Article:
Of the five crude tank cars that derailed, two were older DOT-111 models, a CN Rail spokesman said, citing information the company received from the Association of American Railroads (AAR).
The train derailed in a rural area near a small village in the eastern Canadian province of New Brunswick on Tuesday night. A total of 19 cars and one locomotive on the 122-car, four-locomotive train went off the rails.
Three cars were still burning on Thursday and one of them was a crude tanker.
The U.S. National Transportation Safety Board says older models of the DOT-111 are vulnerable to leaks and explosions. The cars have become a focal point in a debate on rail safety regulation as crude-by-rail shipments across the continent surge.
CN Rail did not specify whether the crude tanker still on fire was an old or new model or whether the newer versions of the DOT-111 fared any better than the older ones in the crash.
Three of the five derailed crude tank cars were new DOT-111 models that comply with higher U.S. standards ordered after October 2011, CN spokesman Mark Hallman said in an email.
“Two of the tank cars of crude oil that derailed in the New Brunswick incident are the older DOT-111 tank cars that CN and the rail industry are recommending be phased out or retrofitted,” Hallman said, adding that the vast majority of tank cars are owned by shippers and by rolling-stock leasing companies and not by railways.
The crude shipment came from Western Canada, and some of it was destined for Irving Oil’s Saint John refinery, CN and Irving Oil have said.
Hallman said CN and the Transportation Safety Board (TSB) of Canada were still investigating the nature of the damage to the tank cars and the volume of product affected.
While no one was hurt in Tuesday’s accident, the derailment revived memories of a devastating crash last July, when a runaway train carrying light crude from North Dakota’s Bakken region exploded in the heart of the town of Lac-Megantic, Quebec, killing 47. That train included DOT-111 cars.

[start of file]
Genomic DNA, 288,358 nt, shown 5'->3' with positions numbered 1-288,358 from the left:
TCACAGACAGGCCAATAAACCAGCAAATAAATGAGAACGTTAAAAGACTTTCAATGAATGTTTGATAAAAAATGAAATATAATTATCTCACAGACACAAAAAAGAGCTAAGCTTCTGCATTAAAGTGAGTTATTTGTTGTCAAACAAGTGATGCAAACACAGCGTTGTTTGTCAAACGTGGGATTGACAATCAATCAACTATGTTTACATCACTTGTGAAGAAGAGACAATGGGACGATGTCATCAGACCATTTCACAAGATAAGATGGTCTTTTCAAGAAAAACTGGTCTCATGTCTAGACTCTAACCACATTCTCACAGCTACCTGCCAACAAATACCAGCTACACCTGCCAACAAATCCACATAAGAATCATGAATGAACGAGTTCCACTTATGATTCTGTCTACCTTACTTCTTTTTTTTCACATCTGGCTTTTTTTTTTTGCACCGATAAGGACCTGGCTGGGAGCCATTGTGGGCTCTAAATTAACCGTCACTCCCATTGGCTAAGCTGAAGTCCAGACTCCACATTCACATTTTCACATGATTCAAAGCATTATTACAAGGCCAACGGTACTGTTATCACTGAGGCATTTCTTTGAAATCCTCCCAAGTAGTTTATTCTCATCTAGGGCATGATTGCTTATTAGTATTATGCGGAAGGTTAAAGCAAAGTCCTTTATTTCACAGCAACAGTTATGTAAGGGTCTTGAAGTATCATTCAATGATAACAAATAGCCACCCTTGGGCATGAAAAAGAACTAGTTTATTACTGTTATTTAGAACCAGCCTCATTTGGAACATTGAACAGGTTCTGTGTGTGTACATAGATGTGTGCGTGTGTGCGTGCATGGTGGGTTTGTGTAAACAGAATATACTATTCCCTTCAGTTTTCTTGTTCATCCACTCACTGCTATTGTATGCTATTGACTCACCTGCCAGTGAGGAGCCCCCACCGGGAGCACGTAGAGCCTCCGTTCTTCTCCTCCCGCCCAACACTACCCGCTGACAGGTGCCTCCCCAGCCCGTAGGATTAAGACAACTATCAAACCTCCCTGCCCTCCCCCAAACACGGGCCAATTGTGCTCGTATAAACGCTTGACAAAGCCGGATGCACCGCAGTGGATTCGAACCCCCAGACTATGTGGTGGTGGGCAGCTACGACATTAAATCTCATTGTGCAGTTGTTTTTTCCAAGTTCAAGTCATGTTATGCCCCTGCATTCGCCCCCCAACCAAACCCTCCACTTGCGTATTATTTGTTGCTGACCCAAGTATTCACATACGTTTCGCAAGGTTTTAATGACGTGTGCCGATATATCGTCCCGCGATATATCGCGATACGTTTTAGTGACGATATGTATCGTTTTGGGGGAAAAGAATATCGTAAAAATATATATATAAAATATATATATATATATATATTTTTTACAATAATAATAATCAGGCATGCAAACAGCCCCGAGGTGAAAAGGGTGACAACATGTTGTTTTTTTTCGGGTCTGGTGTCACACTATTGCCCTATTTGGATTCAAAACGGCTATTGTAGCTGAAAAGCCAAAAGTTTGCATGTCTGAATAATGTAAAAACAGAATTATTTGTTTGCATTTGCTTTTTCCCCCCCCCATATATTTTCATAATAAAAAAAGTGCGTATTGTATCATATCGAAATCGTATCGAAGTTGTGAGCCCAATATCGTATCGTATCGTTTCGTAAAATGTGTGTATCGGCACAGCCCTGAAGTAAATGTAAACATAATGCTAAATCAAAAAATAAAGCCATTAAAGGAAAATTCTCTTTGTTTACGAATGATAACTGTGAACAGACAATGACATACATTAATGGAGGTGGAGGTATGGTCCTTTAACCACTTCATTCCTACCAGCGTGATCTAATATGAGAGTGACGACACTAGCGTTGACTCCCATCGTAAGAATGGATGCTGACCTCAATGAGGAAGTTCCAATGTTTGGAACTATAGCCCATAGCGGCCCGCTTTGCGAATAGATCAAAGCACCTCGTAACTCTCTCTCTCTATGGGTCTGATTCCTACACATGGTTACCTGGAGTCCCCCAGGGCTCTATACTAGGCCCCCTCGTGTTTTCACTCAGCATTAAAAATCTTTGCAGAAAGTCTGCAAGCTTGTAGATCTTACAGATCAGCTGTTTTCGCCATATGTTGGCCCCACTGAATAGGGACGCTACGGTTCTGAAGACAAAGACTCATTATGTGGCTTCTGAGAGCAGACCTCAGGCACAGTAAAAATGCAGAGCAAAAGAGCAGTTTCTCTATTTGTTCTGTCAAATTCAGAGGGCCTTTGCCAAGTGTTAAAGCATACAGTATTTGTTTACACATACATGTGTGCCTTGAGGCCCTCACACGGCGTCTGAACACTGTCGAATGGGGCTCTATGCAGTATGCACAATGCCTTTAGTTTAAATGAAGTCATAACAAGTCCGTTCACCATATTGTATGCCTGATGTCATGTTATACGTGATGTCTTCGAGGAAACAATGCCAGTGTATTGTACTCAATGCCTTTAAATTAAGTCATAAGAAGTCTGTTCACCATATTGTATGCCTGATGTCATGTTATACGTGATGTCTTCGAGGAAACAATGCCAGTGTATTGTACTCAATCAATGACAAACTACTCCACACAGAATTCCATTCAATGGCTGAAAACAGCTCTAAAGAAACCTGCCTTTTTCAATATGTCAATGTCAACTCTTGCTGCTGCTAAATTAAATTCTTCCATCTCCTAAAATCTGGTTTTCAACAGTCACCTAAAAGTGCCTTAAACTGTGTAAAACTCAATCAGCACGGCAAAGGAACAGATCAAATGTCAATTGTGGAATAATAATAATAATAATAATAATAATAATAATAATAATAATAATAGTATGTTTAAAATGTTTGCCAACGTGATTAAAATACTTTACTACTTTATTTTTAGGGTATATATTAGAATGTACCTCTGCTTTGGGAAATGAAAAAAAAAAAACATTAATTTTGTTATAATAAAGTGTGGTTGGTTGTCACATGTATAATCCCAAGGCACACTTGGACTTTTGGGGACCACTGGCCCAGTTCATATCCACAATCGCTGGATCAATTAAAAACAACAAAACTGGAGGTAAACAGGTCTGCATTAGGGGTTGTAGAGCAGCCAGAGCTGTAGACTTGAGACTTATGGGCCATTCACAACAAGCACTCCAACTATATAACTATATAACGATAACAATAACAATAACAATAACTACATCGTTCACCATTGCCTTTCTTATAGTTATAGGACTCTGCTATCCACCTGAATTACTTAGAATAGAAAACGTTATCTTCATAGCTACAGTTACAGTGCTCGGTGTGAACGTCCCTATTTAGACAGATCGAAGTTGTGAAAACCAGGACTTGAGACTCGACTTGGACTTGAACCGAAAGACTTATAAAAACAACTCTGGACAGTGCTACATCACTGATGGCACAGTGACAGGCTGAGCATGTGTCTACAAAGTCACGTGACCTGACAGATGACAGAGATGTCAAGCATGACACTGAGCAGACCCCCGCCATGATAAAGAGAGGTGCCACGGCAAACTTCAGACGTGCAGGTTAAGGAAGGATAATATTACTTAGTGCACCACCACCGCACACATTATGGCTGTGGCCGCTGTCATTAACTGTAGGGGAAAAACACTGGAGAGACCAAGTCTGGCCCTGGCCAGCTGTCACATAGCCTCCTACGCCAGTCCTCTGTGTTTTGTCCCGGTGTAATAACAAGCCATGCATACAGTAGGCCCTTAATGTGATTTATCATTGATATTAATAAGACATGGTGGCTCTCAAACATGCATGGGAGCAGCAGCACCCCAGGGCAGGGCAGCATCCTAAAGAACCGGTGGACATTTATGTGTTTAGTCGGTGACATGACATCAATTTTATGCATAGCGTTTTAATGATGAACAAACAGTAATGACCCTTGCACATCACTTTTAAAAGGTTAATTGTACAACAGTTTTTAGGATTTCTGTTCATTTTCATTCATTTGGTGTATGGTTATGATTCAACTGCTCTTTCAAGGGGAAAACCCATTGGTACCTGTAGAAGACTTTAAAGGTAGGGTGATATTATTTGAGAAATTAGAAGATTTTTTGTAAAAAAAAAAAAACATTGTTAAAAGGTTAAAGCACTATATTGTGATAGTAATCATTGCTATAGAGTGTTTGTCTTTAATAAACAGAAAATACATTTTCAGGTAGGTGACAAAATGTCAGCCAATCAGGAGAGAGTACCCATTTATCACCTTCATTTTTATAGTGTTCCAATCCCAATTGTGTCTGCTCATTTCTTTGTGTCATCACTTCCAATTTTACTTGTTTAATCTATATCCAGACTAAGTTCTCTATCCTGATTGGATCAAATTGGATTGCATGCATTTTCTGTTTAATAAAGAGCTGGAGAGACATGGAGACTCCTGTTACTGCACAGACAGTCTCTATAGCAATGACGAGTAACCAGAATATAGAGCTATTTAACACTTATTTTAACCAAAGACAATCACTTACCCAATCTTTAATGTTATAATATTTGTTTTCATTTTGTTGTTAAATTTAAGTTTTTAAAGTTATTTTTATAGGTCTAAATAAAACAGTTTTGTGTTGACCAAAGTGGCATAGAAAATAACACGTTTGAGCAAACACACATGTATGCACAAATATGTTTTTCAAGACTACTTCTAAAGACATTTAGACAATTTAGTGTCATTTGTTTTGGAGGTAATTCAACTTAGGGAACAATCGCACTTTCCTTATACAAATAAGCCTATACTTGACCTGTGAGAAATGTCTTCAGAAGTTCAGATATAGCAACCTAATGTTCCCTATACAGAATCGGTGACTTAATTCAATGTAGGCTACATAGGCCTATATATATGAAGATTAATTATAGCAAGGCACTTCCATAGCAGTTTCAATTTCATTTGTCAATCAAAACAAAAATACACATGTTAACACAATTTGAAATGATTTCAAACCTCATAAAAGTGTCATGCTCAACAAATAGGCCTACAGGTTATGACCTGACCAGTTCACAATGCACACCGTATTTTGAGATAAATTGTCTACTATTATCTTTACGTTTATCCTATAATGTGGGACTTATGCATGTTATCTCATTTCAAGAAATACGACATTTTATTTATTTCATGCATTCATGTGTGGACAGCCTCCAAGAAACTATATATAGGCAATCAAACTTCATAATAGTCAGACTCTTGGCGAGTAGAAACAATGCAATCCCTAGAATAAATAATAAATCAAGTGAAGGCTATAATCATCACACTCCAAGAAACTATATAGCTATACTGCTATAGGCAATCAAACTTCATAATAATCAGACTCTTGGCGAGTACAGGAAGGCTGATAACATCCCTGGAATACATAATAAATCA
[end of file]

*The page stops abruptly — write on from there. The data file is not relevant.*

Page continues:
The AAR has urged regulators to improve safety standards for tank cars carrying flammable liquids and has said old tank cars must be phased out, and that even new cars require modifications.
By contrast, energy producers have urged regulators to put more emphasis on track safety.
One leading trade group estimates that about 80,000 tank cars would need costly retrofits to comply with stricter standards being considered in the United States.
Guy Laporte, the investigator leading the TSB probe into the crash, said it was too early to say definitively what caused the derailment of the train, which was also carrying liquid petroleum gas (LPG). Four of the derailed tankers were carrying LPG.
CN said preliminary information indicated that a “wheel failure” was the cause. Laporte said that a broken rail had been found at the site of the accident.
“Yesterday we found a cracked wheel on a car near the front of the train,” Laporte said. “This wheel moved on the axle and lost the track gauge resulting in the derailment of that wheel set. We also found a broken rail.”
He added that only the front part of the train had been inspected so far.
CN said it was able to gain access to the site late on Wednesday and was able to move some of the cars that were not on fire overnight.
Two cars carrying LPG and one carrying crude were still burning on Thursday. There was also a smaller fire of locomotive fuel, CN said. (Reuters)